Posted on Jun 26, 2018, 10 p.m.
Researchers have found 11 genes responsible for the spread of cancer, the previously unknown therapeutic targets may be important to cancer prevention, as inhibiting the gene targets has been found to block more than 99.5% of cancer metastasis in living cells, as published in Nature Communications.
Researchers used the unique platform they created, a shell-less avian embryo, to visualize growth and spread of cancer cells in real time, using molecular knockout library tools to insert short hairpin RNA vectors into cancer cells which bind to specific genes within cells to stop them from activating. Cancer cells were inserted into the embryos to observe formation of cancer clusters, identifying cells that showed properties of being nonmetastatic, which enabled detection and identification of 11 genes that appeared to play key roles in cancer cell metastasis, which are widely involved in the metastasis process that is not unique to any one cancer, according to the researchers who will now be testing metastasis associated genes and products as drug targets with the goal of stopping metastasis.
Once cancer becomes metastatic it continues to seed other areas of the body, progressing the disease contributing to its worsening. Stopping metastasis at any stage of progression will have significant impacts on survival of cancer patients. The team would like to progress to human trials within a few years, and is expanding efforts to explore other types of microRNAs present that may be stronger therapeutic targets to provide direct impacts on improving treatment for cancer patient outcomes.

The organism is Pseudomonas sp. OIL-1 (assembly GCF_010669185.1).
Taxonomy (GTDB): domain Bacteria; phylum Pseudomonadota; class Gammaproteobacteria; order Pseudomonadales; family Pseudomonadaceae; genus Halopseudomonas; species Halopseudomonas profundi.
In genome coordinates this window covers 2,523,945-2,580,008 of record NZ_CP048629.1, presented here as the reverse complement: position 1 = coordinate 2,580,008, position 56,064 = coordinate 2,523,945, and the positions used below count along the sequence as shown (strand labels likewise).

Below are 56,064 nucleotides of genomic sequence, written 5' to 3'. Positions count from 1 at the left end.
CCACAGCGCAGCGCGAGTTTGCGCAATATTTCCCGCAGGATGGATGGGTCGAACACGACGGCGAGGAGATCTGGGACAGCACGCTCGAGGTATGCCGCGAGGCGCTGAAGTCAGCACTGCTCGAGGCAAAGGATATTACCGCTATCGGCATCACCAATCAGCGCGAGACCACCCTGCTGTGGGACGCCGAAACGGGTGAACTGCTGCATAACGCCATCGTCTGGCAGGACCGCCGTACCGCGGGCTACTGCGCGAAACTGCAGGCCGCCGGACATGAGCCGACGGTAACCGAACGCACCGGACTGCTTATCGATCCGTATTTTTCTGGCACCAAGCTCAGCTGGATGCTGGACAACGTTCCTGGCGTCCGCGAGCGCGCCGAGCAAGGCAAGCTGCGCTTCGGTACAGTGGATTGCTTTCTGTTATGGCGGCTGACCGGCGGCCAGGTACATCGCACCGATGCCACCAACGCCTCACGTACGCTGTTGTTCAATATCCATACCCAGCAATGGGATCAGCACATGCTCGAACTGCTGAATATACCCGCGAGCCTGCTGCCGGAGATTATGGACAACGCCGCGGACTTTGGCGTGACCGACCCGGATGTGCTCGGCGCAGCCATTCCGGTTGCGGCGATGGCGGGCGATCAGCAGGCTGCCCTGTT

Materials provided by University of Alberta Faculty of Medicine & Dentistry.
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Konstantin Stoletov, Lian Willetts, Robert J. Paproski, David J. Bond, Srijan Raha, Juan Jovel, Benjamin Adam, Amy E. Robertson, Francis Wong, Emma Woolner, Deborah L. Sosnowski, Tarek A. Bismar, Gane Ka-Shu Wong, Andries Zijlstra, John D. Lewis. Quantitative in vivo whole genome motility screen reveals novel therapeutic targets to block cancer metastasis. Nature Communications, 2018; 9 (1) DOI: 10.1038/s41467-018-04743-2